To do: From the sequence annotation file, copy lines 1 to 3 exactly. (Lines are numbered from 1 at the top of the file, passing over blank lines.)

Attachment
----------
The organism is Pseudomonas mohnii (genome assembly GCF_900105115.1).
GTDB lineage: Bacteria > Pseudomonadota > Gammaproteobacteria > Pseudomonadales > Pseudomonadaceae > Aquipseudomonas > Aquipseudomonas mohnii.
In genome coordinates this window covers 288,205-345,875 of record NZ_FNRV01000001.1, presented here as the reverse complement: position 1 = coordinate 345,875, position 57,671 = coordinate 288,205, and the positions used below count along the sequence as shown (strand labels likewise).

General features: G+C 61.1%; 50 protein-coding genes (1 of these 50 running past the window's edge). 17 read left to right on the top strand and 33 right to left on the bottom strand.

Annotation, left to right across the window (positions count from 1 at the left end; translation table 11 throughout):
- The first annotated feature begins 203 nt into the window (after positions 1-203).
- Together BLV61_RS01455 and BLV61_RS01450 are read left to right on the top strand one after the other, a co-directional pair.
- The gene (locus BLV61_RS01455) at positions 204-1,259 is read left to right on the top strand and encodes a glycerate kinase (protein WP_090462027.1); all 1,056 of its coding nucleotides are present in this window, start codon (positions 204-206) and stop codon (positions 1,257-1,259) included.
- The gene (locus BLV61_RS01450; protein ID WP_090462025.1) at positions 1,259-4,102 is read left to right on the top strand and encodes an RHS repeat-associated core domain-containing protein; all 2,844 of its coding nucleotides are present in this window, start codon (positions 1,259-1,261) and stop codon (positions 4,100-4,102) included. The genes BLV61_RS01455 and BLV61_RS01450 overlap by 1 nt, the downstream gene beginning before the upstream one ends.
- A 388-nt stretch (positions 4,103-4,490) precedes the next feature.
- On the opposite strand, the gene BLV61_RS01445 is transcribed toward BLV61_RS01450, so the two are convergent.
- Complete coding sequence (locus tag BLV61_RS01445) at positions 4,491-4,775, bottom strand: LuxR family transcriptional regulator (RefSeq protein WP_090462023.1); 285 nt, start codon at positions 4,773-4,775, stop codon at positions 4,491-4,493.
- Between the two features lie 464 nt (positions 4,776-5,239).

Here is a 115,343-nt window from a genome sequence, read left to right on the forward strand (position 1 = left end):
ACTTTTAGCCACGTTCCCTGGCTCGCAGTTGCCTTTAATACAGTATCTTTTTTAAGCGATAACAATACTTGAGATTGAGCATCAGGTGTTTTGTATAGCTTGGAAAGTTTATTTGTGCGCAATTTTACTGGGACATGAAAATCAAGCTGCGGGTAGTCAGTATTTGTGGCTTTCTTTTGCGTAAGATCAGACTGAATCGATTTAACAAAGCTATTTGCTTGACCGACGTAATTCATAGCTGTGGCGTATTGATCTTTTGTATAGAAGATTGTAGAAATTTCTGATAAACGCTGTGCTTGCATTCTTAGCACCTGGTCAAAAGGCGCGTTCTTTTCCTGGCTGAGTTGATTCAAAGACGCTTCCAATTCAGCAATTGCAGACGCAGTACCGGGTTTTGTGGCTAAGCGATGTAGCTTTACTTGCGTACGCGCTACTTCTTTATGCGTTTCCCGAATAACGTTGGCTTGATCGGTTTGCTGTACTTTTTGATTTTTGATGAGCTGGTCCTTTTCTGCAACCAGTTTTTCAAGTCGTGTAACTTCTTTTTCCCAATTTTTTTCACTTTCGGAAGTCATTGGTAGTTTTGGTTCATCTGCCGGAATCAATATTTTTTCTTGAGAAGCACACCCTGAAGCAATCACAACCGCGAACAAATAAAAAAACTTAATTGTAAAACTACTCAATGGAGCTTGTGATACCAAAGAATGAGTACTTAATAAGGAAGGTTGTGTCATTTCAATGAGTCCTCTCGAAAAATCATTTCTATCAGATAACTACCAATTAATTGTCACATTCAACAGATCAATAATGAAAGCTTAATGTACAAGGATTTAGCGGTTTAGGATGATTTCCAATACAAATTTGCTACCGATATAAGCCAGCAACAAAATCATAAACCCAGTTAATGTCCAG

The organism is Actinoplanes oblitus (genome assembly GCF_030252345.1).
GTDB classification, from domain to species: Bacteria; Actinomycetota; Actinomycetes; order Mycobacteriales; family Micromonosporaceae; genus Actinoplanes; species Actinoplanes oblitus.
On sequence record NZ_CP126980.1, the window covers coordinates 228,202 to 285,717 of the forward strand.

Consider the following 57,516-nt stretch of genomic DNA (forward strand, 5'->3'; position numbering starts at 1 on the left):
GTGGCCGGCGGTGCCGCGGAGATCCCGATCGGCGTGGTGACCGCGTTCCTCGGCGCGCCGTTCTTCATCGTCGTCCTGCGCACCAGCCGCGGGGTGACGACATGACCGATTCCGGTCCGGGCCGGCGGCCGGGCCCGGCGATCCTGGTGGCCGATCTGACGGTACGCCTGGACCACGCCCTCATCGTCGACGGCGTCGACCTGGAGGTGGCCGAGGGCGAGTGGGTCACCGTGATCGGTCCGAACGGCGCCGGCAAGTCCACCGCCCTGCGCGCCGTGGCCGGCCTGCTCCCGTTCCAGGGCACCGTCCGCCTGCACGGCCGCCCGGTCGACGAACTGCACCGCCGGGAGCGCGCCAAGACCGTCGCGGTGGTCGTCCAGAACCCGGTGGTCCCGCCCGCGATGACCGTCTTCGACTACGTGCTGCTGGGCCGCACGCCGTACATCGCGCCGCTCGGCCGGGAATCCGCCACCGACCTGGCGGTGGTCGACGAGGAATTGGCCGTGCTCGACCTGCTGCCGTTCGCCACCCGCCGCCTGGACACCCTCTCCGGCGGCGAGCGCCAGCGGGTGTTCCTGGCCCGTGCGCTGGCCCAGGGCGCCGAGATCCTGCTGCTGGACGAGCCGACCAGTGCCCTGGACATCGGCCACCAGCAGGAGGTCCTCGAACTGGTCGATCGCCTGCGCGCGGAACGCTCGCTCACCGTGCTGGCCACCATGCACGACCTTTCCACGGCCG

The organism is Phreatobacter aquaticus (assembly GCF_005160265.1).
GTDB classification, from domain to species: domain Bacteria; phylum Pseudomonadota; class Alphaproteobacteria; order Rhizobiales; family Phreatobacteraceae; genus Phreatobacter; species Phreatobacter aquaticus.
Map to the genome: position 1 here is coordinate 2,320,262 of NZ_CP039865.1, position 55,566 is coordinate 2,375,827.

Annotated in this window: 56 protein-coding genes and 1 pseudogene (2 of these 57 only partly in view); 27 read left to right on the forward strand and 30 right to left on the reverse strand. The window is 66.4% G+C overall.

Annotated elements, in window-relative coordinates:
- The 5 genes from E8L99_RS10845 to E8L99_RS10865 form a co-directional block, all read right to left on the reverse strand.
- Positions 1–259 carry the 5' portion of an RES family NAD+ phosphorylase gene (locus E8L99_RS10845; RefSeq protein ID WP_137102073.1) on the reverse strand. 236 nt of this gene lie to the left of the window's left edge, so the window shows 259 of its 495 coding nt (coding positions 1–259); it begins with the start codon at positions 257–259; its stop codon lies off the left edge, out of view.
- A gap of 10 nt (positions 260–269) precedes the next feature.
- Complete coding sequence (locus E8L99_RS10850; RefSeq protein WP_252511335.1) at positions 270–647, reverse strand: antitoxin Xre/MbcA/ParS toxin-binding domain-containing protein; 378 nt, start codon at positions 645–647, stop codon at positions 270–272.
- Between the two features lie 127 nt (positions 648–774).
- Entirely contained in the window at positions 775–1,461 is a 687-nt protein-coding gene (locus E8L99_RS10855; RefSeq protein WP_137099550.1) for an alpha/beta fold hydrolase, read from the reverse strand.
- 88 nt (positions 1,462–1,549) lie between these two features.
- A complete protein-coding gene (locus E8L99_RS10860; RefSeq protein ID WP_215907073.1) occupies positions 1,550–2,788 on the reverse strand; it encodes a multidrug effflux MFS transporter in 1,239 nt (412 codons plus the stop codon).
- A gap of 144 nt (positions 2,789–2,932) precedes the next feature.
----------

The organism is Pseudomonas mohnii (genome assembly GCF_900105115.1).
GTDB lineage: Bacteria > Pseudomonadota > Gammaproteobacteria > Pseudomonadales > Pseudomonadaceae > Aquipseudomonas > Aquipseudomonas mohnii.
In genome coordinates this window covers 288,205-345,875 of record NZ_FNRV01000001.1, presented here as the reverse complement: position 1 = coordinate 345,875, position 57,671 = coordinate 288,205, and the positions used below count along the sequence as shown (strand labels likewise).